Have you ever felt irritable when you were hungry? Or perhaps you find that your concentration levels drop as you start to feel like you need something to eat? This is a direct way in which our hunger can change how we act, but new studies show that it’s not just about how much we eat. It seems that what we eat can also have an impact on our personalities!
Scientists are looking at how the bacteria in your gut may actually change your brain chemistry, even making you feel different emotions, like anxiety or depression.
So, just imagine if you could eat the right foods to make your mind healthier as well as your body? It could revolutionise your mealtimes and make you a better person at the same time – but how does it all work?
While the research is still in the early stages, scientists are looking into links between how the bacteria in our guts chemically alter our emotions by sending signals to your brain. You can sense these signals by how they make us crave certain foods, but there is increasing evidence that these signals may also change how we think and feel.
One theory says that the bacteria send signals along a pathway into our brain which, in turn triggers the chemicals that alter our emotions. Of course, you know this sensation from eating something which you enjoy (chocolate?), and the way it can make you feel happy. By taking this idea further, scientists are now finding evidence that certain bacteria types can actually reverse autistic symptoms or reduce anxiety and depression.
Yoghurt, for example, may be one of the foods that can alter how we process emotions, according to studies which demonstrated a change among women who ate it twice a day.
But why would the bacteria want to change how we thought, and even make us nicer people?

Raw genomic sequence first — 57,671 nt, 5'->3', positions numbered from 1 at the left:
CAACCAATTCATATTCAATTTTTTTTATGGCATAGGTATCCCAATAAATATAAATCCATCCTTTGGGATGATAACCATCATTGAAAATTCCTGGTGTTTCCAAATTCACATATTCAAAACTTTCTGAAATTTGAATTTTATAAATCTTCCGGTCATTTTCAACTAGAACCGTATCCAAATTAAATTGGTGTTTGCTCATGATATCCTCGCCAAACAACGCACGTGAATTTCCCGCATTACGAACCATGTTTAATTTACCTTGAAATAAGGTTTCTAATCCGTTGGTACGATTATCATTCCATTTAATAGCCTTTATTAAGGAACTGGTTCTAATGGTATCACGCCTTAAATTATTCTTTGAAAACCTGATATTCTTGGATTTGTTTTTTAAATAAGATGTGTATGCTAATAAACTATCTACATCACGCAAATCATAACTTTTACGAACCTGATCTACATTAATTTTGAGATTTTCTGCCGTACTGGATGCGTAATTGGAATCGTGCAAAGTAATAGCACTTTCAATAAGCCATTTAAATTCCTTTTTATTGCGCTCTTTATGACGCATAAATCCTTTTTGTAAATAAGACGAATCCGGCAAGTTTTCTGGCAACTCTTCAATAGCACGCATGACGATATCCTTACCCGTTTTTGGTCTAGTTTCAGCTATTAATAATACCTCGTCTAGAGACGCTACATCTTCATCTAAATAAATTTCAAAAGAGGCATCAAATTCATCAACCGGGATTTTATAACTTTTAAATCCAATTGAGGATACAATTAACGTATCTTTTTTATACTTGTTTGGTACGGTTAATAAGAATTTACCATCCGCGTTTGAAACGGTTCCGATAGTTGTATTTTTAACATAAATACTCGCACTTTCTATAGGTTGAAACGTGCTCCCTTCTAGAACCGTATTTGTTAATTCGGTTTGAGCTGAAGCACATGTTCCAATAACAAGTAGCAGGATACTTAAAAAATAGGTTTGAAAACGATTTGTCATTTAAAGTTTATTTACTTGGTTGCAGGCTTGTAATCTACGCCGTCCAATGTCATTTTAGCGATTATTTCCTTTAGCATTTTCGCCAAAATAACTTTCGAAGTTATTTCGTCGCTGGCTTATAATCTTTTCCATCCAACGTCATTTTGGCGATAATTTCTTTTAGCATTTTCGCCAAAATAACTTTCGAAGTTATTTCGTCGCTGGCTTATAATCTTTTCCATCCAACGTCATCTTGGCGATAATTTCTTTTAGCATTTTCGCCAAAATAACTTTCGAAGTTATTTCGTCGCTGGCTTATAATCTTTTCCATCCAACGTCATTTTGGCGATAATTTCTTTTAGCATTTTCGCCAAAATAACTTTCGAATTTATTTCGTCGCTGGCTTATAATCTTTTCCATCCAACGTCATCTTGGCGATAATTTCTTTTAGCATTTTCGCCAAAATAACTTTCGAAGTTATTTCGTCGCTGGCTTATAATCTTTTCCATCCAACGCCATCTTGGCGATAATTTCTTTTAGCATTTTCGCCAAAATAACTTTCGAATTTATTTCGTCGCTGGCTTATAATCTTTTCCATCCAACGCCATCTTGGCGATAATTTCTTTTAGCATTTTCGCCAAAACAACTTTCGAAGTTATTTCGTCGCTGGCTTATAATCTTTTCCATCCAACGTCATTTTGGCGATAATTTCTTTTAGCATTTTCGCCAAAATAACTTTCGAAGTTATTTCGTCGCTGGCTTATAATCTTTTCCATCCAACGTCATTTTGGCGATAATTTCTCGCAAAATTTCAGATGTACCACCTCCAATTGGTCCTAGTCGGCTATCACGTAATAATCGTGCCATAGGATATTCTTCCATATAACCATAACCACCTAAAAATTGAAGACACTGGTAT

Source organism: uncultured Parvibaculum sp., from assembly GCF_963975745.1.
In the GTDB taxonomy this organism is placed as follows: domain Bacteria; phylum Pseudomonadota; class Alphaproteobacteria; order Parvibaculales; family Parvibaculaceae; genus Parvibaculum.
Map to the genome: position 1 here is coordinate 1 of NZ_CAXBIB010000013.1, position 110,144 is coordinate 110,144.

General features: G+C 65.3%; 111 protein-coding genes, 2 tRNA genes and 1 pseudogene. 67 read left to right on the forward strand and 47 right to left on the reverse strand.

One theory asserts that it is mutually beneficial for us and the tiny bacteria living inside us. Historically-speaking, if we are better people, who can co-operate with others - the theory asserts - then we are more likely to be successful, stay alive, and have children. Which, in turn, means another place for more gut bacteria to live and thrive. In fact, some suggest that it was gut bacteria that helped push human evolution to make us work together, so that they could spread out and increase in number too!
With that all being said, right now, the research is still in the early stages, so don’t expect to be given a list of which foods to eat to promote which bacteria, and how they will change your moods. And, like any drugs, the gut bacteria make things happen in our bodies, so it is important that we understand the full implications before anyone starts prescribing a ‘positive bacteria diet’ for your mind. However, the implications are clear when it comes to treating anxiety, depression, or any number of other negative mind-states.
Now that really would be a case of “you are what you eat” - and just imagine being able to reduce your stress by eating a certain breakfast before you went to an exam or job interview!